That unsightly lump or bump on the inside of your foot behind your big toe is known as a bunion. This is the hallmark of having an unstable foot. When your foot won’t work in a stable position the bone behind your big toe (1st metatarsal) drifts toward the inside of your foot. As the bump on the inside of your foot gets bigger, the big toe gradually slips off of the metatarsal and drifts toward the 2nd toe. Think of it this way: a table has a broken leg. That table is no longer stable in that area. If you begin to stack objects on the table, eventually the weight over the missing leg will build up and the table will tilt. The bones along the inside of your arch are very important to maintaining a stable foot when you walk. Having a bunion makes other areas of the foot unstable leading to hammertoes, arthritis in the back part of your foot, heel pain, inflamed tendons, on and on.
Because your bunion involves an unstable foot, surgery to correct the bunion has to take into consideration this issue of stability. There are many different surgeries for correcting a bunion ranging from simply removing the lump, correcting the bone in various places, or fusing the joint at the base of the metatarsal. Planning bunion surgery requires a thorough evaluation of your foot at rest, standing, and walking. At Desert Foot Surgeons, I perform video gait analysis on all patients with bunions. I am currently involved in a research project that will show other foot surgeons how to determine exactly where to correct a bunion for the most stable result.
Bunion surgery is very complicated because of the stability issue. Other surgeons promoting aesthetic bunion surgery state that their surgery will work to, “maintain or enhance the mechanics of the foot”. Many of these aesthetic foot surgeons also tell patients they can walk immediately after surgery. That means that they are either just removing the bump or correcting the bone near the lump. Medical research has shown that this approach to bunion surgery makes the big toe less stable leading to further loss of a stable 2nd toe causing a hammertoe and those other problems we talked about above.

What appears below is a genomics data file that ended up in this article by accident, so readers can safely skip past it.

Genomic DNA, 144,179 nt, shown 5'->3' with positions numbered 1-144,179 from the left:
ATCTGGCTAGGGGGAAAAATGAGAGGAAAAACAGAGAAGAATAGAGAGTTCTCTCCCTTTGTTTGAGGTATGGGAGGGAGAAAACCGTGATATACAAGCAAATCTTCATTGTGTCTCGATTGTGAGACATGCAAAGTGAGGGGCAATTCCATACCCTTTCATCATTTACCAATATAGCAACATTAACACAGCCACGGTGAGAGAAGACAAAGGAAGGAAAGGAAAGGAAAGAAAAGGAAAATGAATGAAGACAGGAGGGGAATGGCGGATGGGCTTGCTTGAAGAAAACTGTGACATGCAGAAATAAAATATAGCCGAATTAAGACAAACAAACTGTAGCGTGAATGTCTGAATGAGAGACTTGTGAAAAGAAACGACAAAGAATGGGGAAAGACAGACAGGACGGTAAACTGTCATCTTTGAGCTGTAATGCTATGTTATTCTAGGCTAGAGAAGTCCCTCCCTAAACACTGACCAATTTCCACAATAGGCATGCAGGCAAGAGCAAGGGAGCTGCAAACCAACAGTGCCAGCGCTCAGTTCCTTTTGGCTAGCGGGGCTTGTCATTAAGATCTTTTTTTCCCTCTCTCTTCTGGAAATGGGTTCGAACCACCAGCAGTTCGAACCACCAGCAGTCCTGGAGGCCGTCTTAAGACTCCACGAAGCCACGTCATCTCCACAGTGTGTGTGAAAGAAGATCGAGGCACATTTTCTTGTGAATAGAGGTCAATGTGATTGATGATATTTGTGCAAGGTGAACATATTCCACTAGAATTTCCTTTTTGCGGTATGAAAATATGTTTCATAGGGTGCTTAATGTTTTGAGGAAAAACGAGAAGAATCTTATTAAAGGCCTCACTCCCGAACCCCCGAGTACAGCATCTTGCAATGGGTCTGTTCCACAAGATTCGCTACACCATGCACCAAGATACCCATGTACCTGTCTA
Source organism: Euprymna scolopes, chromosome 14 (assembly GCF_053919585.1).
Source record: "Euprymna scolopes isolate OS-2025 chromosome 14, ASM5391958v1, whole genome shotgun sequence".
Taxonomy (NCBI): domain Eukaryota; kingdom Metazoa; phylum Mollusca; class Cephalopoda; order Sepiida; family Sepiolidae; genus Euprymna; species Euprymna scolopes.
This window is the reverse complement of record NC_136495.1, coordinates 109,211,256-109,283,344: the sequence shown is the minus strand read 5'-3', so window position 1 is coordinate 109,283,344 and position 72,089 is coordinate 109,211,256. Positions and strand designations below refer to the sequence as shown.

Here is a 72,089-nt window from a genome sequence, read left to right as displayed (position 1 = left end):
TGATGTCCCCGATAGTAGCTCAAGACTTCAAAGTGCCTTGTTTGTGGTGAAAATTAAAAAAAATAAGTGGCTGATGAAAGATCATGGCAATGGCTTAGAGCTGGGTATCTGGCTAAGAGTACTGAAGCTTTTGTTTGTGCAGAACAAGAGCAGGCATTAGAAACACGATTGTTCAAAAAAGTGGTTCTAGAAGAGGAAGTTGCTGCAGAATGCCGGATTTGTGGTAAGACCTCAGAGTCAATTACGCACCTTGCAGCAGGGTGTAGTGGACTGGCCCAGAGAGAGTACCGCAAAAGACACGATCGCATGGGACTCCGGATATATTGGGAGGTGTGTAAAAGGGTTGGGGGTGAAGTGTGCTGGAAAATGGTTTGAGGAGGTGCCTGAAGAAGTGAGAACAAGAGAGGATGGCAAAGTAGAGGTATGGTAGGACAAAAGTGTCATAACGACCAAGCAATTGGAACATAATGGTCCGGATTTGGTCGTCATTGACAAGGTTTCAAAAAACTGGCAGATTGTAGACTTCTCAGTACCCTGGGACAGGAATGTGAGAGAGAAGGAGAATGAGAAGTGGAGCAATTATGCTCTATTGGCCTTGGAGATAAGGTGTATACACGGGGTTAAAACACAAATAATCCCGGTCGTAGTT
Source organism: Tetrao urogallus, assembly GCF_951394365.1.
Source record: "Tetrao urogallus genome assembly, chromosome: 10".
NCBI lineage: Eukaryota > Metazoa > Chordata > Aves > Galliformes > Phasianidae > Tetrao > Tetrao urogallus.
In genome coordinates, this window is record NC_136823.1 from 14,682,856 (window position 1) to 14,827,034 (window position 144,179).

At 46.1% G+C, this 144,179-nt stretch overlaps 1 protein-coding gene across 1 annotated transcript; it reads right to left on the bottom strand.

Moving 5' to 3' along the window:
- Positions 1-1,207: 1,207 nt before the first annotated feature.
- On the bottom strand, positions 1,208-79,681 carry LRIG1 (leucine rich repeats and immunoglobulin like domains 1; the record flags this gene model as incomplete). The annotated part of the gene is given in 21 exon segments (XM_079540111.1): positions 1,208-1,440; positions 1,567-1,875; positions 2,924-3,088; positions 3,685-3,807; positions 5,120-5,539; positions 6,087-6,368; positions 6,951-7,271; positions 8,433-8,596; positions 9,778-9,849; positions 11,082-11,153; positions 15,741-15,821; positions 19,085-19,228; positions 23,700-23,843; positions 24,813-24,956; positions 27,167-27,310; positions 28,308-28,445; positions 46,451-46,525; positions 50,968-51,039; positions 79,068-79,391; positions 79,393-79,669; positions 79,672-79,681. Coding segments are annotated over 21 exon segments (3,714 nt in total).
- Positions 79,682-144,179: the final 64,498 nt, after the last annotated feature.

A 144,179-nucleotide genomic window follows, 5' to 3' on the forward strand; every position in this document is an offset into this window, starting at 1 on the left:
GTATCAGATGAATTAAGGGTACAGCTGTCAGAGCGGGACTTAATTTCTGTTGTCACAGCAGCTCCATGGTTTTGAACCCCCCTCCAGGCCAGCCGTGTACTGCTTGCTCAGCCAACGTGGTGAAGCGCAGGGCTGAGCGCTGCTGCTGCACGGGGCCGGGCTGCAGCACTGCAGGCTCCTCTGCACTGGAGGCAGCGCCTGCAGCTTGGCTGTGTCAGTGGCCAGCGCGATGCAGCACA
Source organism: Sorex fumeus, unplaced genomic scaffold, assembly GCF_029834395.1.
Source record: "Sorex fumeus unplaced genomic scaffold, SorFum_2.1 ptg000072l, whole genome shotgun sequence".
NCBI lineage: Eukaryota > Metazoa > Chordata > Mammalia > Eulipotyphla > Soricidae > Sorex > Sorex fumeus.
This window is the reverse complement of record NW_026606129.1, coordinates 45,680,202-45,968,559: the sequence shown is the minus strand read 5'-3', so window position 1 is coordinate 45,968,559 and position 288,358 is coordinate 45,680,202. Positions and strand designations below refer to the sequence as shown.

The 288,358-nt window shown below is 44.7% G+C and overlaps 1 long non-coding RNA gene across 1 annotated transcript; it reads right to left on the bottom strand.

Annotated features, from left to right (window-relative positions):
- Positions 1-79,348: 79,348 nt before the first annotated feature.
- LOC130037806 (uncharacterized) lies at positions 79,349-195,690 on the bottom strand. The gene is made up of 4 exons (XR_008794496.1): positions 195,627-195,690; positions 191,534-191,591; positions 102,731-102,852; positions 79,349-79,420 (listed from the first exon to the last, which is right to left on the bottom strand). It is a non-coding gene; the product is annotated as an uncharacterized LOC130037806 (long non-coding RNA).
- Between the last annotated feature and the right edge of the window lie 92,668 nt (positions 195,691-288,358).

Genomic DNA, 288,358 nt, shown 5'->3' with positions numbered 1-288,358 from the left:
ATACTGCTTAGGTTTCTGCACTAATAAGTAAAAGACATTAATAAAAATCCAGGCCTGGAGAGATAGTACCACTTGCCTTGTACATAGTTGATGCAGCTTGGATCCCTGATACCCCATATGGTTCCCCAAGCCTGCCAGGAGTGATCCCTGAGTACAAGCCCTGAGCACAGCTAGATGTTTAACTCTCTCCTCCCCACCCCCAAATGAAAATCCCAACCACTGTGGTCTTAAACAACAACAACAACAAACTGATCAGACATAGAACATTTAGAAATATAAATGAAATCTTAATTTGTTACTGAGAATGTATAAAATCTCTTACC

My approach to bunion surgery is to use science and apply to your problem. You and I will talk about the best surgery to correct your problem. If you cannot cooperate with the recovery I will work with you to get to the point that you can manage the rehabilitation or suggest alternatives. It is these alternatives that you need to understand. When alternatives are chosen you are making sacrifices. In the case of a bunion you are usually sacrificing stability. Think of the table with one broken leg. If you repair the table leg with duct tape the table is still unstable and will eventually tilt and possibly break completely when objects are placed on the table.
As far as cosmetic bunion surgery, the placement of the scar has to allow the surgeon to clearly see the bone being worked on. I don’t want you to have an ugly scar, so whenever possible I will hide the scar. But fair warning, the bigger the bunion the less likely it will be to hide your scar.
When considering cosmetic surgery, remember the goal is to make your lump or bump look better and relieve pain. If the scar can be hidden it will, but the key to correcting your problem is choosing the correct surgical procedure based on a thorough exam including gait analysis. Performing an alternative surgery requires sacrifices be made on your part and the part of your surgeon. When all is said and done, a scar, time off your foot, having to perform physical therapy are reasonable things in order to make pain go away and prevent the problem from returning.